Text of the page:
KAMLOOPS – About 150 to 175 workers who could potentially lose their jobs if Interior Health follows through on contracting out laundry services to private companies will be rallying alongside other union members next week.
The protest, set to take place in Kamloops on March 31, is one of the ways Barbara Nederpel and the Hospital Employee’s Union hope to take action against Interior Health’s proposal.
The provincial government plan could shut down 11 laundry service sites that service a total of 55 locations within the province. Dirty linens would then be shipped to one or more cleaning companies, which are currently bidding for the opportunity.
If a proposal is accepted, it would result in an estimated 150 layoffs of part time and full time staff. Interior Health spokesperson Michaela Swan says that would translate to 16 full time equivalent positions in Kamloops. Nederpel says the number of layoffs would be closer to 175.
Privatization of the service is being considered as a way to redistribute capital dollars from laundry service upkeep to more necessary costs for hospitals, like surgery or emergency equipment.
“We really need those capital dollars for other priorities,” Swan says. “Our sympathies are with the staff. We’re still exploring (options) and there are certainly no major decisions at this point in time.”
But for Nederpel the money is about keeping an investment in the 18 total workers in Kamloops who could be affected.
“Even if (the service is) contracted out, the odds are they aren’t going to get any savings by contracting it out. The poundage is going to be astronomical. Shipping this stuff is going to be quite expensive. Efficiency-wise it’s not going to improve,” Nederpel says. “These are jobs that contribute to the local economy. These jobs are going to be shipped out of Kamloops permanently. And when you look at what happened with Horizon North – their second round of layoffs, you can’t keep getting rid of jobs."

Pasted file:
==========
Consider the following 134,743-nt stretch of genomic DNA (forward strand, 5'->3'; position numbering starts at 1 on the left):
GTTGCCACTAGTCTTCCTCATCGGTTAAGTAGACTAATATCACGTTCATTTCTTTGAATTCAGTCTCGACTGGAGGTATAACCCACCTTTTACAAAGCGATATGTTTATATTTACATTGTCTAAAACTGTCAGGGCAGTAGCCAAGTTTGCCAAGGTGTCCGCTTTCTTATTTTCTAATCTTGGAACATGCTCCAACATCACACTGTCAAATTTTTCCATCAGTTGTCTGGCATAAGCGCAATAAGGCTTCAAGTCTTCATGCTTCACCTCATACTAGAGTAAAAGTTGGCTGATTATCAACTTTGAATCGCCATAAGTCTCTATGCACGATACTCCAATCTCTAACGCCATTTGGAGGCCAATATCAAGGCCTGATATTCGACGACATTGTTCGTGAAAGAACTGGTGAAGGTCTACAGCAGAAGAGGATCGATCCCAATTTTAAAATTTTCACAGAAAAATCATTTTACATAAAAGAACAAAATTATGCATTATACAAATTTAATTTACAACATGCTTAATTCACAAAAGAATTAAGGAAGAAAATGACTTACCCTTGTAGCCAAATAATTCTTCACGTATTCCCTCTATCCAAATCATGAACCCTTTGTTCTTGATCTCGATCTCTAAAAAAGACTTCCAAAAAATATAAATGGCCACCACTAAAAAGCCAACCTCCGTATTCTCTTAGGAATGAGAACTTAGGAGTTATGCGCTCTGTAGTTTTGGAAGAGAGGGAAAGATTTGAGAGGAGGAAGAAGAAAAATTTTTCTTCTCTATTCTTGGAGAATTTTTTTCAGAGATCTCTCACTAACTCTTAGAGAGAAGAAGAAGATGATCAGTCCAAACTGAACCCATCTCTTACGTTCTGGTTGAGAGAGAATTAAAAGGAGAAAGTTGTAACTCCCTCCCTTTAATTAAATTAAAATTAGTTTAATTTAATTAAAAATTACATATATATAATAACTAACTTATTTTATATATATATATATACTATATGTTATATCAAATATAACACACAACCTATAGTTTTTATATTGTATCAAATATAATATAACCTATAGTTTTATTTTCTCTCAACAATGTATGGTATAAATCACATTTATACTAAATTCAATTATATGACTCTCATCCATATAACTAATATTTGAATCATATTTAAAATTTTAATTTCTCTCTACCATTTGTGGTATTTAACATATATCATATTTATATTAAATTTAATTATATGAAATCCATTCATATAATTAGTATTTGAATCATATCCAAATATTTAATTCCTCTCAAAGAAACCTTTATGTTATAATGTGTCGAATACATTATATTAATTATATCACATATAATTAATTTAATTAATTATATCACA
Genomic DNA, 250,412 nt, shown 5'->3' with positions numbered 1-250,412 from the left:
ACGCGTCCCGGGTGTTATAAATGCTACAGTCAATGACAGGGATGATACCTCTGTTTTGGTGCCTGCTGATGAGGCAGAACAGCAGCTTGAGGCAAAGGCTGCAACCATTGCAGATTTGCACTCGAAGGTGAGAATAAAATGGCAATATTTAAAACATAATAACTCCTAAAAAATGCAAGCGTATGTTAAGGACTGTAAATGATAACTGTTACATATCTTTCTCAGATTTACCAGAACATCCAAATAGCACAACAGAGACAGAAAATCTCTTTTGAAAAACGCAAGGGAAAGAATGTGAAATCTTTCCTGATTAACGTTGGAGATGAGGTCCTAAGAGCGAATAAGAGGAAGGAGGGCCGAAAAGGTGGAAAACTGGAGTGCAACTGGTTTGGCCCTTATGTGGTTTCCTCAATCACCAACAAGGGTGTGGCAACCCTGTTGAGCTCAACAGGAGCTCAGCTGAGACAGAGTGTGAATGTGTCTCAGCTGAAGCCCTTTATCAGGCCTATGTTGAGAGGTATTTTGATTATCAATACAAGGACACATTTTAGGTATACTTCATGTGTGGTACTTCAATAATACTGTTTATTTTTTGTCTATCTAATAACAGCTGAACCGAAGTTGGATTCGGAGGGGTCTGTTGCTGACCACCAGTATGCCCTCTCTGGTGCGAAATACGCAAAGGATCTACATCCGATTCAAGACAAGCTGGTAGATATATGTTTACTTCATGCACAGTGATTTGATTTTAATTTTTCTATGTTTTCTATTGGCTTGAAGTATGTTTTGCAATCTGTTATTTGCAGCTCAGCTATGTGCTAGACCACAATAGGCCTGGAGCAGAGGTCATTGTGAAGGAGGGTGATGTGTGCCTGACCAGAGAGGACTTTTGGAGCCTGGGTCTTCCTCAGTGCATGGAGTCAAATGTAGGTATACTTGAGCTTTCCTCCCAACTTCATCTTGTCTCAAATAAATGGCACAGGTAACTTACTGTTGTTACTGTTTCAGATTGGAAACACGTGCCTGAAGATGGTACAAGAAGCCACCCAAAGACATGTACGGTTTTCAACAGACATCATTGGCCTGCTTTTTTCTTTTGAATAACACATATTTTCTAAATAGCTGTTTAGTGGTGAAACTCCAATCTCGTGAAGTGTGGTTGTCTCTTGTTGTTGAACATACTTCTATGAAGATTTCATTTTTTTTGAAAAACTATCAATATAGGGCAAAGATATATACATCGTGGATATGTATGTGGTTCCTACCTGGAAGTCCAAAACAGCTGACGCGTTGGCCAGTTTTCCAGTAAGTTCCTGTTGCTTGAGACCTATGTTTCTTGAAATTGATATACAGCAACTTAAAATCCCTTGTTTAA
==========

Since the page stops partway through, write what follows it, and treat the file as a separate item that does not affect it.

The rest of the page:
Nederpel notes the knowledge of a potential layoff has laundry workers feeling stressed and demoralized as they wait for government action.
“These jobs could be shipped down to the Lower Mainland or it could be Calgary. So we’re not entirely sure what it could look like,” she notes.
Interior Health expects to receive submissions from proponents by the end of May, Swan says. After that analysts will research if the option is feasible. A final decision is expected this summer.
Meanwhile local hospital employees will rally in front of Ponderosa Lodge on March 31 at 4 p.m. The rally, which Nederpel says is about the health accord will touch on privatized laundry.
The union has also started a petition about the privatization of health services, which it plans to deliver to the B.C. legislature.
Estimates from Interior Health peg total regional job loss due to the privatization of laundry services at more than 90 positions. Kelowna could lose 25 employees, Vernon 15, Penticton 18 and 17 in the Kootenay region.
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— This story was updated at 4:43 p.m., March 24, 2015, to correct the number of employees potentially impacted.